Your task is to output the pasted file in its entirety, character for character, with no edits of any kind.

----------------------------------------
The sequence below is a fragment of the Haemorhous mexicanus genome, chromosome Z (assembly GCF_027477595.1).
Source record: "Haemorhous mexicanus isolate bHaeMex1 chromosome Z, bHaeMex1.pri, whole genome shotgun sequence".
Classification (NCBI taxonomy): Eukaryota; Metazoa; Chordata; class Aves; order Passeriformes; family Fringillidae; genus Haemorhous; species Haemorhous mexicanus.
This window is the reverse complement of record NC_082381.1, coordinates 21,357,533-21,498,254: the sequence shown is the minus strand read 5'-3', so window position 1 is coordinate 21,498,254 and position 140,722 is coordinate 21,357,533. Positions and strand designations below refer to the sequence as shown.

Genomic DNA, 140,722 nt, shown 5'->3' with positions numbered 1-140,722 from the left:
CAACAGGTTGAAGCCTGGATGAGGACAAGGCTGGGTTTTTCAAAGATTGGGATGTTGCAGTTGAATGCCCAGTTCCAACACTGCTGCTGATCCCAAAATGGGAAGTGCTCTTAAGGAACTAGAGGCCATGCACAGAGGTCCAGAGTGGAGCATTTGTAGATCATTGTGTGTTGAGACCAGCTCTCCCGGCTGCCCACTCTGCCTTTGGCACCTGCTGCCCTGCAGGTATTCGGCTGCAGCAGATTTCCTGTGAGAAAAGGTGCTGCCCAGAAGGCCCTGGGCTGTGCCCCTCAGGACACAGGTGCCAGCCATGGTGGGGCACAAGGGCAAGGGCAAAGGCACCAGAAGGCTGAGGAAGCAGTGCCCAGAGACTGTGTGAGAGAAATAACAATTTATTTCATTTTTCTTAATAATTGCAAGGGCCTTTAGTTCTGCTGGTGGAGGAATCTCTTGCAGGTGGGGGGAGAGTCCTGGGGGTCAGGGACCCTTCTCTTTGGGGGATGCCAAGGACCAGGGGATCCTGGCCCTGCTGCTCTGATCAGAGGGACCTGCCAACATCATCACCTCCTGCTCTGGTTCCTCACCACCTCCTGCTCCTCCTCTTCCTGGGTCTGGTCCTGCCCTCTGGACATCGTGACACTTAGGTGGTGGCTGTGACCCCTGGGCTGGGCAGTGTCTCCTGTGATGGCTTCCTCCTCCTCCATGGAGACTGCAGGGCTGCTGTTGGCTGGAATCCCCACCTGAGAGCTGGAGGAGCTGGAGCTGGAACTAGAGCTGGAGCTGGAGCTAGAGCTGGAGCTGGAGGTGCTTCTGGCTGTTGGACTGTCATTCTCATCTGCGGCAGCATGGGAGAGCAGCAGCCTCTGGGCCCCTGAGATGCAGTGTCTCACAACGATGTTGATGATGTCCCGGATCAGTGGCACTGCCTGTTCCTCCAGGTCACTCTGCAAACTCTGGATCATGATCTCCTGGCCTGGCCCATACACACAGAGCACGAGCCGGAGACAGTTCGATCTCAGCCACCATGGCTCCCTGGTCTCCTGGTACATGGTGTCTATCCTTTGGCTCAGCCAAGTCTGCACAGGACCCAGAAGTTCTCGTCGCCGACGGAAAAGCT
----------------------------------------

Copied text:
The sequence below is a fragment of the Haemorhous mexicanus genome, chromosome Z (assembly GCF_027477595.1).
Source record: "Haemorhous mexicanus isolate bHaeMex1 chromosome Z, bHaeMex1.pri, whole genome shotgun sequence".
Classification (NCBI taxonomy): Eukaryota; Metazoa; Chordata; class Aves; order Passeriformes; family Fringillidae; genus Haemorhous; species Haemorhous mexicanus.
This window is the reverse complement of record NC_082381.1, coordinates 21,357,533-21,498,254: the sequence shown is the minus strand read 5'-3', so window position 1 is coordinate 21,498,254 and position 140,722 is coordinate 21,357,533. Positions and strand designations below refer to the sequence as shown.

Genomic DNA, 140,722 nt, shown 5'->3' with positions numbered 1-140,722 from the left:
CAACAGGTTGAAGCCTGGATGAGGACAAGGCTGGGTTTTTCAAAGATTGGGATGTTGCAGTTGAATGCCCAGTTCCAACACTGCTGCTGATCCCAAAATGGGAAGTGCTCTTAAGGAACTAGAGGCCATGCACAGAGGTCCAGAGTGGAGCATTTGTAGATCATTGTGTGTTGAGACCAGCTCTCCCGGCTGCCCACTCTGCCTTTGGCACCTGCTGCCCTGCAGGTATTCGGCTGCAGCAGATTTCCTGTGAGAAAAGGTGCTGCCCAGAAGGCCCTGGGCTGTGCCCCTCAGGACACAGGTGCCAGCCATGGTGGGGCACAAGGGCAAGGGCAAAGGCACCAGAAGGCTGAGGAAGCAGTGCCCAGAGACTGTGTGAGAGAAATAACAATTTATTTCATTTTTCTTAATAATTGCAAGGGCCTTTAGTTCTGCTGGTGGAGGAATCTCTTGCAGGTGGGGGGAGAGTCCTGGGGGTCAGGGACCCTTCTCTTTGGGGGATGCCAAGGACCAGGGGATCCTGGCCCTGCTGCTCTGATCAGAGGGACCTGCCAACATCATCACCTCCTGCTCTGGTTCCTCACCACCTCCTGCTCCTCCTCTTCCTGGGTCTGGTCCTGCCCTCTGGACATCGTGACACTTAGGTGGTGGCTGTGACCCCTGGGCTGGGCAGTGTCTCCTGTGATGGCTTCCTCCTCCTCCATGGAGACTGCAGGGCTGCTGTTGGCTGGAATCCCCACCTGAGAGCTGGAGGAGCTGGAGCTGGAACTAGAGCTGGAGCTGGAGCTAGAGCTGGAGCTGGAGGTGCTTCTGGCTGTTGGACTGTCATTCTCATCTGCGGCAGCATGGGAGAGCAGCAGCCTCTGGGCCCCTGAGATGCAGTGTCTCACAACGATGTTGATGATGTCCCGGATCAGTGGCACTGCCTGTTCCTCCAGGTCACTCTGCAAACTCTGGATCATGATCTCCTGGCCTGGCCCATACACACAGAGCACGAGCCGGAGACAGTTCGATCTCAGCCACCATGGCTCCCTGGTCTCCTGGTACATGGTGTCTATCCTTTGGCTCAGCCAAGTCTGCACAGGACCCAGAAGTTCTCGTCGCCGACGGAAAAGCT